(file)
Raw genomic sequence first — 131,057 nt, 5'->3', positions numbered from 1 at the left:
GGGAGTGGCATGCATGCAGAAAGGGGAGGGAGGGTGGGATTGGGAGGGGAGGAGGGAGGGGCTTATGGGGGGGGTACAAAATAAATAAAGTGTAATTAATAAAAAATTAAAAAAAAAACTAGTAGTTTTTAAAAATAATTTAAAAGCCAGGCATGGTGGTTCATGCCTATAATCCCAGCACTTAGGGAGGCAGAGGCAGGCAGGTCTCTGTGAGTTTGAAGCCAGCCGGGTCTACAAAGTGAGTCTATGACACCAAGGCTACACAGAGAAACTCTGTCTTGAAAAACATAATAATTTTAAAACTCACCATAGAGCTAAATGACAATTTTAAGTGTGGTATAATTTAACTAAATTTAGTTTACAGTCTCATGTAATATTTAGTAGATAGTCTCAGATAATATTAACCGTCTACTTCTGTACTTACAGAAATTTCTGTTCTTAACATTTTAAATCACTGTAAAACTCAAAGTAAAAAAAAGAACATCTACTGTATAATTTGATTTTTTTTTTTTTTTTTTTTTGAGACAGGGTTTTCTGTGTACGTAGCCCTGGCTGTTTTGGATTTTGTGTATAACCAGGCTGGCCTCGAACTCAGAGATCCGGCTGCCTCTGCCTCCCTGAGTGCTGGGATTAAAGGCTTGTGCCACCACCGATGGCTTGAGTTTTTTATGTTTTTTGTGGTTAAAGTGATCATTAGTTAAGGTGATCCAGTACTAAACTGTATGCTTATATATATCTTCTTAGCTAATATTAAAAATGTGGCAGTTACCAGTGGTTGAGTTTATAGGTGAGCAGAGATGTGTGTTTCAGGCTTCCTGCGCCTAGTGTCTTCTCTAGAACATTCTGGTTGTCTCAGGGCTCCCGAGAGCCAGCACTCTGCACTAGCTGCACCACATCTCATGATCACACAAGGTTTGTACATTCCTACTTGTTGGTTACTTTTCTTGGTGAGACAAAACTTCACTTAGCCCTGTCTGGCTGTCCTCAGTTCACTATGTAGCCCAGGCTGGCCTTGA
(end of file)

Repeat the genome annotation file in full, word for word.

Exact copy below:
Raw genomic sequence first — 131,057 nt, 5'->3', positions numbered from 1 at the left:
GGGAGTGGCATGCATGCAGAAAGGGGAGGGAGGGTGGGATTGGGAGGGGAGGAGGGAGGGGCTTATGGGGGGGGTACAAAATAAATAAAGTGTAATTAATAAAAAATTAAAAAAAAAACTAGTAGTTTTTAAAAATAATTTAAAAGCCAGGCATGGTGGTTCATGCCTATAATCCCAGCACTTAGGGAGGCAGAGGCAGGCAGGTCTCTGTGAGTTTGAAGCCAGCCGGGTCTACAAAGTGAGTCTATGACACCAAGGCTACACAGAGAAACTCTGTCTTGAAAAACATAATAATTTTAAAACTCACCATAGAGCTAAATGACAATTTTAAGTGTGGTATAATTTAACTAAATTTAGTTTACAGTCTCATGTAATATTTAGTAGATAGTCTCAGATAATATTAACCGTCTACTTCTGTACTTACAGAAATTTCTGTTCTTAACATTTTAAATCACTGTAAAACTCAAAGTAAAAAAAAGAACATCTACTGTATAATTTGATTTTTTTTTTTTTTTTTTTTTGAGACAGGGTTTTCTGTGTACGTAGCCCTGGCTGTTTTGGATTTTGTGTATAACCAGGCTGGCCTCGAACTCAGAGATCCGGCTGCCTCTGCCTCCCTGAGTGCTGGGATTAAAGGCTTGTGCCACCACCGATGGCTTGAGTTTTTTATGTTTTTTGTGGTTAAAGTGATCATTAGTTAAGGTGATCCAGTACTAAACTGTATGCTTATATATATCTTCTTAGCTAATATTAAAAATGTGGCAGTTACCAGTGGTTGAGTTTATAGGTGAGCAGAGATGTGTGTTTCAGGCTTCCTGCGCCTAGTGTCTTCTCTAGAACATTCTGGTTGTCTCAGGGCTCCCGAGAGCCAGCACTCTGCACTAGCTGCACCACATCTCATGATCACACAAGGTTTGTACATTCCTACTTGTTGGTTACTTTTCTTGGTGAGACAAAACTTCACTTAGCCCTGTCTGGCTGTCCTCAGTTCACTATGTAGCCCAGGCTGGCCTTGA